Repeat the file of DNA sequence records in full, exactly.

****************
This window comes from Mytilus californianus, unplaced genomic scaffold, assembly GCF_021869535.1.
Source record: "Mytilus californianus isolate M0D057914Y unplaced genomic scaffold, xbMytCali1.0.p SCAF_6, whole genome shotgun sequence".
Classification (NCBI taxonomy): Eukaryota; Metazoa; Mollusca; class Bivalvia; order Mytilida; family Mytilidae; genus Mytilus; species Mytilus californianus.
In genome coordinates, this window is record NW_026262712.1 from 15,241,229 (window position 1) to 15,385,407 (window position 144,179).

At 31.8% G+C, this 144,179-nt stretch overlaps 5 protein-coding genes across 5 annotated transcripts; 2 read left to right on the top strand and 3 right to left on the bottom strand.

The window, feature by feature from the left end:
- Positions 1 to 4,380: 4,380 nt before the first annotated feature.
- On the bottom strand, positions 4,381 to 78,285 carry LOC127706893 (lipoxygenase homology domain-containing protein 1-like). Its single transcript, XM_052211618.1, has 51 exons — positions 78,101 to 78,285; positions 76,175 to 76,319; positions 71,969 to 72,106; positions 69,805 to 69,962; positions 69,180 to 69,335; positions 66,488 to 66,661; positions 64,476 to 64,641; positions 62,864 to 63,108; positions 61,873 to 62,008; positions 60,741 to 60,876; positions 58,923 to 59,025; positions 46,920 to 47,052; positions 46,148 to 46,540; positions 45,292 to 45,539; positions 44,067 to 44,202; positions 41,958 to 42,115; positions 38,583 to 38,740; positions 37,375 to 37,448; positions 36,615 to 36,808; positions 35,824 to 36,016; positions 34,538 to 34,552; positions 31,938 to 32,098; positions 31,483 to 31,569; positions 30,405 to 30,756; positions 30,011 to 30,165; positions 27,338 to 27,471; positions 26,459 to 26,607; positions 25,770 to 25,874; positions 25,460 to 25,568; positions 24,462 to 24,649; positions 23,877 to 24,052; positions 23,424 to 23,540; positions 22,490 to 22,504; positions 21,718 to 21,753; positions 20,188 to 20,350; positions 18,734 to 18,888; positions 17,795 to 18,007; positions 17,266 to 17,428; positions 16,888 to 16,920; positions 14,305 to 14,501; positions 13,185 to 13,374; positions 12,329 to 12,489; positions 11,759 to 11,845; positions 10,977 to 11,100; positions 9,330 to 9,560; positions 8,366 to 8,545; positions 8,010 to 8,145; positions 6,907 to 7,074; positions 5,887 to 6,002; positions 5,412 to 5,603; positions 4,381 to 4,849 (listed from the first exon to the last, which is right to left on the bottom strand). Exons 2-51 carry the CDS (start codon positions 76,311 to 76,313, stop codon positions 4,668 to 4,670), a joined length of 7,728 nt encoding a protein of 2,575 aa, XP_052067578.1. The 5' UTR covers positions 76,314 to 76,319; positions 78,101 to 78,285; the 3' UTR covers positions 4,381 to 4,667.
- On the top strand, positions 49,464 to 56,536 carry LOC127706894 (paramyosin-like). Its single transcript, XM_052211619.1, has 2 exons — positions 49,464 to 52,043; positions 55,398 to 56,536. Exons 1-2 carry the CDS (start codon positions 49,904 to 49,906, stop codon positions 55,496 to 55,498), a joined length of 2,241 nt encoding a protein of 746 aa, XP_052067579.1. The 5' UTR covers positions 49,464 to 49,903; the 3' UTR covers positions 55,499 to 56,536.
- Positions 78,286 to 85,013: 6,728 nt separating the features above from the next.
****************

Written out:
This window comes from Mytilus californianus, unplaced genomic scaffold, assembly GCF_021869535.1.
Source record: "Mytilus californianus isolate M0D057914Y unplaced genomic scaffold, xbMytCali1.0.p SCAF_6, whole genome shotgun sequence".
Classification (NCBI taxonomy): Eukaryota; Metazoa; Mollusca; class Bivalvia; order Mytilida; family Mytilidae; genus Mytilus; species Mytilus californianus.
In genome coordinates, this window is record NW_026262712.1 from 15,241,229 (window position 1) to 15,385,407 (window position 144,179).

At 31.8% G+C, this 144,179-nt stretch overlaps 5 protein-coding genes across 5 annotated transcripts; 2 read left to right on the top strand and 3 right to left on the bottom strand.

The window, feature by feature from the left end:
- Positions 1 to 4,380: 4,380 nt before the first annotated feature.
- On the bottom strand, positions 4,381 to 78,285 carry LOC127706893 (lipoxygenase homology domain-containing protein 1-like). Its single transcript, XM_052211618.1, has 51 exons — positions 78,101 to 78,285; positions 76,175 to 76,319; positions 71,969 to 72,106; positions 69,805 to 69,962; positions 69,180 to 69,335; positions 66,488 to 66,661; positions 64,476 to 64,641; positions 62,864 to 63,108; positions 61,873 to 62,008; positions 60,741 to 60,876; positions 58,923 to 59,025; positions 46,920 to 47,052; positions 46,148 to 46,540; positions 45,292 to 45,539; positions 44,067 to 44,202; positions 41,958 to 42,115; positions 38,583 to 38,740; positions 37,375 to 37,448; positions 36,615 to 36,808; positions 35,824 to 36,016; positions 34,538 to 34,552; positions 31,938 to 32,098; positions 31,483 to 31,569; positions 30,405 to 30,756; positions 30,011 to 30,165; positions 27,338 to 27,471; positions 26,459 to 26,607; positions 25,770 to 25,874; positions 25,460 to 25,568; positions 24,462 to 24,649; positions 23,877 to 24,052; positions 23,424 to 23,540; positions 22,490 to 22,504; positions 21,718 to 21,753; positions 20,188 to 20,350; positions 18,734 to 18,888; positions 17,795 to 18,007; positions 17,266 to 17,428; positions 16,888 to 16,920; positions 14,305 to 14,501; positions 13,185 to 13,374; positions 12,329 to 12,489; positions 11,759 to 11,845; positions 10,977 to 11,100; positions 9,330 to 9,560; positions 8,366 to 8,545; positions 8,010 to 8,145; positions 6,907 to 7,074; positions 5,887 to 6,002; positions 5,412 to 5,603; positions 4,381 to 4,849 (listed from the first exon to the last, which is right to left on the bottom strand). Exons 2-51 carry the CDS (start codon positions 76,311 to 76,313, stop codon positions 4,668 to 4,670), a joined length of 7,728 nt encoding a protein of 2,575 aa, XP_052067578.1. The 5' UTR covers positions 76,314 to 76,319; positions 78,101 to 78,285; the 3' UTR covers positions 4,381 to 4,667.
- On the top strand, positions 49,464 to 56,536 carry LOC127706894 (paramyosin-like). Its single transcript, XM_052211619.1, has 2 exons — positions 49,464 to 52,043; positions 55,398 to 56,536. Exons 1-2 carry the CDS (start codon positions 49,904 to 49,906, stop codon positions 55,496 to 55,498), a joined length of 2,241 nt encoding a protein of 746 aa, XP_052067579.1. The 5' UTR covers positions 49,464 to 49,903; the 3' UTR covers positions 55,499 to 56,536.
- Positions 78,286 to 85,013: 6,728 nt separating the features above from the next.